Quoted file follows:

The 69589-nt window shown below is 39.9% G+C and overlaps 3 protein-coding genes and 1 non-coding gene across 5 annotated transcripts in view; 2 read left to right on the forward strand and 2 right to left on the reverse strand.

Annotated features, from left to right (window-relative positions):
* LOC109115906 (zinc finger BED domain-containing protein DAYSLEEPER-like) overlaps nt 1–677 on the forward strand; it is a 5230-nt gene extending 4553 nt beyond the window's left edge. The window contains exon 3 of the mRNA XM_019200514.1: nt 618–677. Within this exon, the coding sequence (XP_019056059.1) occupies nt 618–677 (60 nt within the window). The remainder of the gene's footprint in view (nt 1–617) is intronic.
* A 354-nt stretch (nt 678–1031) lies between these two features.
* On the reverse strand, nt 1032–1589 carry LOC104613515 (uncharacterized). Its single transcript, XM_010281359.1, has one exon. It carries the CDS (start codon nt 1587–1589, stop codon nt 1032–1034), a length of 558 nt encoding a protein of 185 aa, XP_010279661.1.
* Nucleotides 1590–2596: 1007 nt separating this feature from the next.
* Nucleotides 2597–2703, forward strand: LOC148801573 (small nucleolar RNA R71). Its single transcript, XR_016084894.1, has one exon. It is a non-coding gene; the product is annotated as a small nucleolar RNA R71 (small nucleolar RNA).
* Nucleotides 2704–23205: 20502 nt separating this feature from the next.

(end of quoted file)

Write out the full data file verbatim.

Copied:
The 69589-nt window shown below is 39.9% G+C and overlaps 3 protein-coding genes and 1 non-coding gene across 5 annotated transcripts in view; 2 read left to right on the forward strand and 2 right to left on the reverse strand.

Annotated features, from left to right (window-relative positions):
* LOC109115906 (zinc finger BED domain-containing protein DAYSLEEPER-like) overlaps nt 1–677 on the forward strand; it is a 5230-nt gene extending 4553 nt beyond the window's left edge. The window contains exon 3 of the mRNA XM_019200514.1: nt 618–677. Within this exon, the coding sequence (XP_019056059.1) occupies nt 618–677 (60 nt within the window). The remainder of the gene's footprint in view (nt 1–617) is intronic.
* A 354-nt stretch (nt 678–1031) lies between these two features.
* On the reverse strand, nt 1032–1589 carry LOC104613515 (uncharacterized). Its single transcript, XM_010281359.1, has one exon. It carries the CDS (start codon nt 1587–1589, stop codon nt 1032–1034), a length of 558 nt encoding a protein of 185 aa, XP_010279661.1.
* Nucleotides 1590–2596: 1007 nt separating this feature from the next.
* Nucleotides 2597–2703, forward strand: LOC148801573 (small nucleolar RNA R71). Its single transcript, XR_016084894.1, has one exon. It is a non-coding gene; the product is annotated as a small nucleolar RNA R71 (small nucleolar RNA).
* Nucleotides 2704–23205: 20502 nt separating this feature from the next.